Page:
At various pivotal points in history, the United States has had the good fortune to cobble together a reasonable action, despite many powerful, unreasonable factions opposing it; but the idea that one shouldn’t worry about inequality because everyone will benefit, as in Ronald Reagan’s now infamous “trickle down” theory, has fortunately been thoroughly discredited.
In some ways, I wish it were true, for if it were, it would mean that the average American would be doing very well today, because we have thrown so damn much money at the top that even poor Americans would be among the most well-to-do poor people in the world. But the statistics show that it is simply not the case with supply-side, trickle down economic predictions: while the top has been doing very well, the rest has been stagnating, if not collapsing entirely.
This last, deep, recession—while in no small measure caused by the financial sector which itself is responsible for so much of our inequality today—has in turn made inequality so much worse that it staggers the imagination and the economy in measurable indicators not seen since the Great Depression. 95% of the gains since the so-called recovery have gone to the top 1% of the American population. And it all began with Ronald Reagan’s misguided, anti-American, anti-Capitalism, anti-good sense pyramid scheme of Supply-side economics.
And the fact that not only the charismatic, albeit naive and easily-convinced, Reagan could sell the idea to a good segment of the population, but that remnants of that voodoo and worse voodoo economics is still being peddled successfully is a testament to the abject ignorance surrounding macroeconomics today.
Despite the right wing’s insistence, it is not the case that our economy needs this inequality to continue to grow. One of the most popular , and inaccurate misconceptions in today’s right wing politics is that those at the top are the job creators; and giving more money to them will thus create more jobs.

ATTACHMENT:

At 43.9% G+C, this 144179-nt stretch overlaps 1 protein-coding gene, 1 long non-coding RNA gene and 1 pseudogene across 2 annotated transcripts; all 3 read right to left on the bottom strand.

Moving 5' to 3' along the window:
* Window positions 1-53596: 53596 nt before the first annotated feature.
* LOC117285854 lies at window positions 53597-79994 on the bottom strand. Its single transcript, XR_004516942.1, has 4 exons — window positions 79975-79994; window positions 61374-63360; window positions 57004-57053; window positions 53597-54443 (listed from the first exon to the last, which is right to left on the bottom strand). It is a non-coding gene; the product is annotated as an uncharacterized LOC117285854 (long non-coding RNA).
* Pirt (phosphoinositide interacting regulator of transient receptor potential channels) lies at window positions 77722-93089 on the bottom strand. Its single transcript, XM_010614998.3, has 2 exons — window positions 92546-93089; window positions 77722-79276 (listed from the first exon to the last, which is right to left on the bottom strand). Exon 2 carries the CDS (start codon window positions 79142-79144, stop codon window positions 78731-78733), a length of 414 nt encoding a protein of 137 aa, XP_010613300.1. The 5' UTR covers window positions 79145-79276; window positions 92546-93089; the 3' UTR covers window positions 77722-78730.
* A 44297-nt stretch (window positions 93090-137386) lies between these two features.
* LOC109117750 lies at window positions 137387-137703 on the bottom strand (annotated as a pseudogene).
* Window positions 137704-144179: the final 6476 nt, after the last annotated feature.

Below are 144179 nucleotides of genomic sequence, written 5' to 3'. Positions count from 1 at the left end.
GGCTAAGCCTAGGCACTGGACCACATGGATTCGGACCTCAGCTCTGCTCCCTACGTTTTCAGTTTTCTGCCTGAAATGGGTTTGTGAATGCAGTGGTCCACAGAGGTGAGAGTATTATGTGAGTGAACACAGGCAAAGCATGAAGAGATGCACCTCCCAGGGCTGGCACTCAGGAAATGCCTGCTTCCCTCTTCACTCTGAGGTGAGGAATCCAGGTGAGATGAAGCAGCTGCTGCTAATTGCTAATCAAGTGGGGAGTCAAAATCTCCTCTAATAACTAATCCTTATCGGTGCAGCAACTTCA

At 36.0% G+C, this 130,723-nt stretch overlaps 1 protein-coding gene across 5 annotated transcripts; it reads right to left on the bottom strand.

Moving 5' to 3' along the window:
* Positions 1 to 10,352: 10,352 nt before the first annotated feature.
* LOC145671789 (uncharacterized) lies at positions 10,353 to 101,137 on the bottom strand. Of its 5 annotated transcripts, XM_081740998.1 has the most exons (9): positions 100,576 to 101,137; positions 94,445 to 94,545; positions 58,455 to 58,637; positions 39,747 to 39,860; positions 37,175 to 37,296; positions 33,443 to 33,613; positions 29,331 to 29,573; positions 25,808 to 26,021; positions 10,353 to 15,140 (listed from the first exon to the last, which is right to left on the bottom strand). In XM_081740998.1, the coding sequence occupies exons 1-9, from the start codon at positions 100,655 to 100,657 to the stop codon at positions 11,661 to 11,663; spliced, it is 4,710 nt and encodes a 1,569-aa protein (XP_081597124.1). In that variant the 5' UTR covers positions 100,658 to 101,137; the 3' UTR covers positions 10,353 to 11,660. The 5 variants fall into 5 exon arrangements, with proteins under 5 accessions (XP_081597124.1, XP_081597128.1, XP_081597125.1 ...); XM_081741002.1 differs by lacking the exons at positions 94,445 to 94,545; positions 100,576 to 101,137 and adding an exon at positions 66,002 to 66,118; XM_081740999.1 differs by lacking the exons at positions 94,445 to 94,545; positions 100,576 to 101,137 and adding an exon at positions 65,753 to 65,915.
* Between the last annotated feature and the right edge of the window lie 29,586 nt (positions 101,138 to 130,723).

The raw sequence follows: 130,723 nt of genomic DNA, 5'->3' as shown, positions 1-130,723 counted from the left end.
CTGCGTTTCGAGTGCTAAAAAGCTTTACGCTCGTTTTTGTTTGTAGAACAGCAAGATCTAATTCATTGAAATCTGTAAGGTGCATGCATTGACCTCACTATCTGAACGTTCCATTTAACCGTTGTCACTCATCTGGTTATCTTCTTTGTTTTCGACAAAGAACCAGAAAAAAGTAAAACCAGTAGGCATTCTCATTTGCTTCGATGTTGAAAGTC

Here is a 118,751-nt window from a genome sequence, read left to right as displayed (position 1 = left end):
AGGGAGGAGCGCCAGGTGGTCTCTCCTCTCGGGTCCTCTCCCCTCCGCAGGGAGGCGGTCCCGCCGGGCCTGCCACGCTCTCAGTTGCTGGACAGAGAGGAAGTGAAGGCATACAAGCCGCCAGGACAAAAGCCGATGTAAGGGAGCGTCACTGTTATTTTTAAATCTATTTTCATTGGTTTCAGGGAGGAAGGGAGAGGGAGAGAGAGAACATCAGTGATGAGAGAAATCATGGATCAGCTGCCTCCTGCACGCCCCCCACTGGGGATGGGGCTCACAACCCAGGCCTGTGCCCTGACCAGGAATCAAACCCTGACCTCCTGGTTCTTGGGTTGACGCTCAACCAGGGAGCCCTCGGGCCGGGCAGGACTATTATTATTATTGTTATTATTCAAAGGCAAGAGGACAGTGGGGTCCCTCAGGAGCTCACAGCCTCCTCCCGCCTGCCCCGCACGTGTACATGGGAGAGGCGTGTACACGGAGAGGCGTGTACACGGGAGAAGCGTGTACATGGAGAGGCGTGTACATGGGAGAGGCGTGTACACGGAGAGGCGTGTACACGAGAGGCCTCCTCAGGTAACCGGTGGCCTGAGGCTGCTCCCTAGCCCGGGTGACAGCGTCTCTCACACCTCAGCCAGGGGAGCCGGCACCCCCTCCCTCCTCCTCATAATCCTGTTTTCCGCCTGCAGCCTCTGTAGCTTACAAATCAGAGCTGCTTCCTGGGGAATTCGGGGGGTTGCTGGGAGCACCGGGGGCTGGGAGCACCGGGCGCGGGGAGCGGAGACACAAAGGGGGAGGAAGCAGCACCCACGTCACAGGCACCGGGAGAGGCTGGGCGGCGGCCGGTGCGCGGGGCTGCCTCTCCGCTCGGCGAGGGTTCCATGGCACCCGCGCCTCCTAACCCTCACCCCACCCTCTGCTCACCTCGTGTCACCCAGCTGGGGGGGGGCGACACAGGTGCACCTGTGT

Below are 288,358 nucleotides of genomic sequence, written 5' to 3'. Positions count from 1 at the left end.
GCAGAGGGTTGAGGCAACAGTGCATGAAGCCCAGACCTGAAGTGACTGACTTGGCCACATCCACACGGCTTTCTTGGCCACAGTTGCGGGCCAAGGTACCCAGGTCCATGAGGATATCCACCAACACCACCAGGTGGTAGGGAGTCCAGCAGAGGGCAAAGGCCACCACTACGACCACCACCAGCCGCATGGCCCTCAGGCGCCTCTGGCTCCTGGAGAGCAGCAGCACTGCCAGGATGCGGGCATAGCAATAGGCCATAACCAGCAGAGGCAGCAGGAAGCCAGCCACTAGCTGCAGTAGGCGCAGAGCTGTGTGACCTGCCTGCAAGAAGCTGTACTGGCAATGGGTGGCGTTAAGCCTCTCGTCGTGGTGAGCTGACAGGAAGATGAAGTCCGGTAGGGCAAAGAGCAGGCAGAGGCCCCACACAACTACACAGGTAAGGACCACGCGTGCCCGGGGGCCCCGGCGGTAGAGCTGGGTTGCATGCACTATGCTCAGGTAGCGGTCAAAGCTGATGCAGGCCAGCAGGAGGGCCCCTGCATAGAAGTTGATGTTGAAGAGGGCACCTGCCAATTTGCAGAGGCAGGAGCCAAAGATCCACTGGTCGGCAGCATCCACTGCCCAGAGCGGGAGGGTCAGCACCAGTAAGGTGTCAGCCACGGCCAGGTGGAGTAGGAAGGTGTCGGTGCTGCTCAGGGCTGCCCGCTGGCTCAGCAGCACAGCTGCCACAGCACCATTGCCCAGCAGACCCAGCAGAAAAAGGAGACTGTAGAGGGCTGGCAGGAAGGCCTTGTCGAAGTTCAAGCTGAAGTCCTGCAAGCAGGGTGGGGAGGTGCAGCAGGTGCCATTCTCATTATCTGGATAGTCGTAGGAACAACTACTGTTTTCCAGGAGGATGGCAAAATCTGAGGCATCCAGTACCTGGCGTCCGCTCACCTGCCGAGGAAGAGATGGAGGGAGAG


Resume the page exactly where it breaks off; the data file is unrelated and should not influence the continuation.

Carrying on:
But what was once obvious, has been lost in the circus and showmanship of that which constitutes politics in the 21st century–that it is demand that creates jobs, not wealthy individuals and corporations receiving more and more tax relief. When there is sufficient demand, America’s firms (especially if we can get our financial system to work in the way it should, providing credit to small and medium-sized enterprises) will create the jobs to satisfy that demand stimulate growth and fuel debt pay down; not heaping more and more of the country’s wealth on a smaller and smaller segment of the population.
And unfortunately, given our intentionally distorted tax system, for too many at the top, there are incentives to destroy jobs by moving them abroad. This growing inequality is in fact weakening demand—and one of the primary reasons that inequality is bad for overall economic performance.
And make no mistake, we pay a high price for this inequality, in terms of our democracy and nature of our society. A divided society is different—it doesn’t function as well. Our democracy is undermined, as economic inequality inevitably translates into political inequality.